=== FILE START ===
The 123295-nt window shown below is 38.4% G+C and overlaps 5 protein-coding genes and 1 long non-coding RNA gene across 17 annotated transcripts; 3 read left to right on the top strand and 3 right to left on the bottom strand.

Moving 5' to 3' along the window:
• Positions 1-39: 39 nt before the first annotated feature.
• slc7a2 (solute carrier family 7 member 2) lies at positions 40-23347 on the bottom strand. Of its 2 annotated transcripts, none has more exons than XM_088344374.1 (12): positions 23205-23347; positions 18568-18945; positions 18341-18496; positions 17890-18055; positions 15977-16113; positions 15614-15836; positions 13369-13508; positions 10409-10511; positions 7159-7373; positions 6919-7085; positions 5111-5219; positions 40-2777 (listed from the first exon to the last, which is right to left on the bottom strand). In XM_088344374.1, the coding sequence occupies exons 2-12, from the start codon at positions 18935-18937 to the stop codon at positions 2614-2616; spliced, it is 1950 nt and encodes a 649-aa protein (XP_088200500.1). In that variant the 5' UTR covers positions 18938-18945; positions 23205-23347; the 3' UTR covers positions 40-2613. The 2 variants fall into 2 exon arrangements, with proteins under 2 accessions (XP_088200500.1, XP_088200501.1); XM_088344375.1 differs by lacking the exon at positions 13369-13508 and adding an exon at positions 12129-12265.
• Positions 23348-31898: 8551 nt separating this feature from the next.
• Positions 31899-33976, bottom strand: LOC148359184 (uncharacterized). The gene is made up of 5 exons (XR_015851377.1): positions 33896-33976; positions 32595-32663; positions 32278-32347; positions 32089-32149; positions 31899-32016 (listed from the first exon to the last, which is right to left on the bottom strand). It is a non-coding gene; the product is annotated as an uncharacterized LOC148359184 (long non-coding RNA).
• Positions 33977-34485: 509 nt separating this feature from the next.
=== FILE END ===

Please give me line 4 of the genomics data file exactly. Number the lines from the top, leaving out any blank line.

• slc7a2 (solute carrier family 7 member 2) lies at positions 40-23347 on the bottom strand. Of its 2 annotated transcripts, none has more exons than XM_088344374.1 (12): positions 23205-23347; positions 18568-18945; positions 18341-18496; positions 17890-18055; positions 15977-16113; positions 15614-15836; positions 13369-13508; positions 10409-10511; positions 7159-7373; positions 6919-7085; positions 5111-5219; positions 40-2777 (listed from the first exon to the last, which is right to left on the bottom strand). In XM_088344374.1, the coding sequence occupies exons 2-12, from the start codon at positions 18935-18937 to the stop codon at positions 2614-2616; spliced, it is 1950 nt and encodes a 649-aa protein (XP_088200500.1). In that variant the 5' UTR covers positions 18938-18945; positions 23205-23347; the 3' UTR covers positions 40-2613. The 2 variants fall into 2 exon arrangements, with proteins under 2 accessions (XP_088200500.1, XP_088200501.1); XM_088344375.1 differs by lacking the exon at positions 13369-13508 and adding an exon at positions 12129-12265.